The 5 Biggest Pet Peeves Home Stagers Have About Your Bedroom
BY JAMIE BIRDWELL-BRANSON
There’s no space in your home more personal than your bedroom—as you can attest from your days of watching MTV’s notorious “this is where the magic happens” episodes of “Cribs” (just me?). But the personal-ness of your bedroom can pose a problem when you’re trying to sell.
As difficult as it may be, especially when you’re still actively living in your home, it’s crucial to make sure your bedroom is universally appealing to all sorts of buyers. To accomplish this, you’ll need to do a whole lot of decluttering, brightening things up, and cleaning out the closets, because, yes, buyers will be snooping around in there.
To determine how to best show off the most intimate space in your home, I asked professional home stagers what the biggest bedroom staging pet peeves are—and how to correct them to reel in interested buyers.
You have too many pieces of furniture
Unless you live in a brand new home, which has roughly 350 luxurious square feet in the master bedroom, you are probably dealing with a limited amount of space in your room. Although it’s nice to have an extra chair or multiple dresser for day-to-day living, this can make buyers feel claustrophobic. It’s best to eliminate some furniture before you open up your home for the real estate photographer or for an open house.
“You want to present your room and have it laid out and spaced out appropriately so there’s plenty of room for traffic flow,” says home stager Sharon Schaffer of Revive Home Remakes in Toledo, Ohio.
A good rule of thumb, she says, is to keep it minimalistic when staging—just the bed, one chest of drawers, and a couple of nightstands.
You need to neutralize your artwork
The artwork and photographs in the living room are naturally curated for guest viewing, but the bedroom is a different story since, presumably, only you will be looking at it on a routine basis. Artwork in the bedroom has a tendency to be more personal, spiritual, or quirky, which is just the opposite of what buyers want to see. The best thing to do is pare down the highly personal artwork and photographs as much as possible so that the buyer can visualize themselves in the room, says Alexandra Toubiana, CEO of Exclusive Staging & Design in New York City.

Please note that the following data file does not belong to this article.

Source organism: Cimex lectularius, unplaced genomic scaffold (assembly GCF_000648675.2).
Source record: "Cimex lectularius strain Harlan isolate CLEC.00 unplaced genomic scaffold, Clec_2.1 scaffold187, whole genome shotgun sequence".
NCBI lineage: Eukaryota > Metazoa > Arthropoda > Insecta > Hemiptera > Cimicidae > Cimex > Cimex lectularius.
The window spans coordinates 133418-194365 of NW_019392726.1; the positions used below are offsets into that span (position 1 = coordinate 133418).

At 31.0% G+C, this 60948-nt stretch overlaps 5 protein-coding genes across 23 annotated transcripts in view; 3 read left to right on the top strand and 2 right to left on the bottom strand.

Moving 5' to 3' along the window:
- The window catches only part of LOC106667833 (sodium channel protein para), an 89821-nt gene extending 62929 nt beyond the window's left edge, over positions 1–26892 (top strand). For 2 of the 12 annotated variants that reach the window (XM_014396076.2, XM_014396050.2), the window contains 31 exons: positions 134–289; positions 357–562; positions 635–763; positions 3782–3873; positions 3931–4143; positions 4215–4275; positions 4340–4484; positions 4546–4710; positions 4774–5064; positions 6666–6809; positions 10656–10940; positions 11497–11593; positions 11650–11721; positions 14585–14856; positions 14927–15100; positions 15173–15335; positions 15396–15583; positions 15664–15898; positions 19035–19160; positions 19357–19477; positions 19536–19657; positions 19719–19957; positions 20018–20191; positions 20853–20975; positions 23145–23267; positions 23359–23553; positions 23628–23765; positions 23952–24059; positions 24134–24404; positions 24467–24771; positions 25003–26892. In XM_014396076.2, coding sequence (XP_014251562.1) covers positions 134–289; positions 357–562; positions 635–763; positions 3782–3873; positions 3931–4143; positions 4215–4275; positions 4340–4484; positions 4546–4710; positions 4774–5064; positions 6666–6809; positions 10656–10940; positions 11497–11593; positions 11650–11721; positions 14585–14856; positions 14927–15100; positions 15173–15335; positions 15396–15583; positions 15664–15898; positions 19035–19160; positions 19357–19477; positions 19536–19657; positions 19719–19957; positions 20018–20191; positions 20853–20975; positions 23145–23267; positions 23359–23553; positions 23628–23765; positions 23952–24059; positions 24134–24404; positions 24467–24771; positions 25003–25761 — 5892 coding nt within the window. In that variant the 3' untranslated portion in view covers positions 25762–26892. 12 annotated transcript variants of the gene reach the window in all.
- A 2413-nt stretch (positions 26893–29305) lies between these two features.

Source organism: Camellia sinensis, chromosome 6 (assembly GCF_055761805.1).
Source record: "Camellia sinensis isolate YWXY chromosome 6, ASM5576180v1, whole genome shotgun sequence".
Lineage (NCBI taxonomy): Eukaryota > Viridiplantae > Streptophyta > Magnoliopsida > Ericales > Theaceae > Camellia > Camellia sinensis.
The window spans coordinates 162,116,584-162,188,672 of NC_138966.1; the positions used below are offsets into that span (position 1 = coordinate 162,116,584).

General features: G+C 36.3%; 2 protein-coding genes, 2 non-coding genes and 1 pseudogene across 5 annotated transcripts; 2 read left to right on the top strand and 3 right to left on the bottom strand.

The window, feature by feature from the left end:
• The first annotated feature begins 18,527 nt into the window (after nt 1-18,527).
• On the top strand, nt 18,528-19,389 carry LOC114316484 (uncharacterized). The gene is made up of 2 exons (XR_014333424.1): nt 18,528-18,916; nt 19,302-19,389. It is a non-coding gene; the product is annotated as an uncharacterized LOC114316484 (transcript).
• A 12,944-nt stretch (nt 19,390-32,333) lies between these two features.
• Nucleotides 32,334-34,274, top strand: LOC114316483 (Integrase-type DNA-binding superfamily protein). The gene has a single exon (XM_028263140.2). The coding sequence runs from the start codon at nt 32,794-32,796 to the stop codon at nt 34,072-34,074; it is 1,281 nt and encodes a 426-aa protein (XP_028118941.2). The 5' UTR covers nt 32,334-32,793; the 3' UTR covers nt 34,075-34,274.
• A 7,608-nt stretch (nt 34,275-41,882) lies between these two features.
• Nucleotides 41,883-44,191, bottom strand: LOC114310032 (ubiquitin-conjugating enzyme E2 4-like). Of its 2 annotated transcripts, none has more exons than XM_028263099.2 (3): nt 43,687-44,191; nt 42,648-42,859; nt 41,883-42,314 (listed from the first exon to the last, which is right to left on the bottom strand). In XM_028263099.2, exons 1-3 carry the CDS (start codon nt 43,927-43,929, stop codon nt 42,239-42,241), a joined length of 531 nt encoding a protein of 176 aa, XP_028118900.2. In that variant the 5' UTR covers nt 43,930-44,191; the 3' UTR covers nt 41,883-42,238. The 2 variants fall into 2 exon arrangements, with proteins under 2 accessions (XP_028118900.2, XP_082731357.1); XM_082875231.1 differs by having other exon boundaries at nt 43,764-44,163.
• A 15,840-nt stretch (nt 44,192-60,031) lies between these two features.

However, there is a trick to preventing your room from feeling too much like an impersonal hotel room while still appealing to buyers.
“Regarding personal pictures, we recommend using black and white pictures if possible, to keep it neutral,” says Toubiana.
There’s too much clutter
One of the easiest ways to turn off a potential buyer is to have too much stuff lying around in your bedroom—or to have a closet that is stuffed to the gills with no organization in sight.
“I was consulting with someone and they had a shoe rack outside of the closet. The room itself was a great space, but that screams you don’t have enough room in your closet. We talked through what they could do with their shoes and we decided to store them somewhere else,” says Schaffer.
When you’re preparing to stage your home, it’s important to declutter as best as you can so that you can show the buyer there’s plenty of storage space (or at least hide the fact that there is a lack of it).
You’re not letting in enough light
There’s nothing like a cool, dark bedroom to soothe you to sleep at night, but this is the opposite of what you want when showing the room off. To avoid a dungeon-like room that can scare away a buyer, the answer is simple: Let in the light by any means necessary.
“Make sure you have good lighting. Have all the drapes open. Have a lamp on each nightstand, especially in houses that don’t have canned lights,” says Schaffer.
There’s, uh, an odor
You may love to share a bed with your dog, but she may be adding an odor to your room with her precious (but stinky) fur.
Bad odors are obviously a big faux pas in a staged home, so do your best to eliminate them with a thorough carpet cleaning, laundering of all bedding and linens, and airing the room out by leaving the windows open. Still on the smelly side? A fresh coat of paint may do the trick—in nice, buyer-friendly neutrals of course.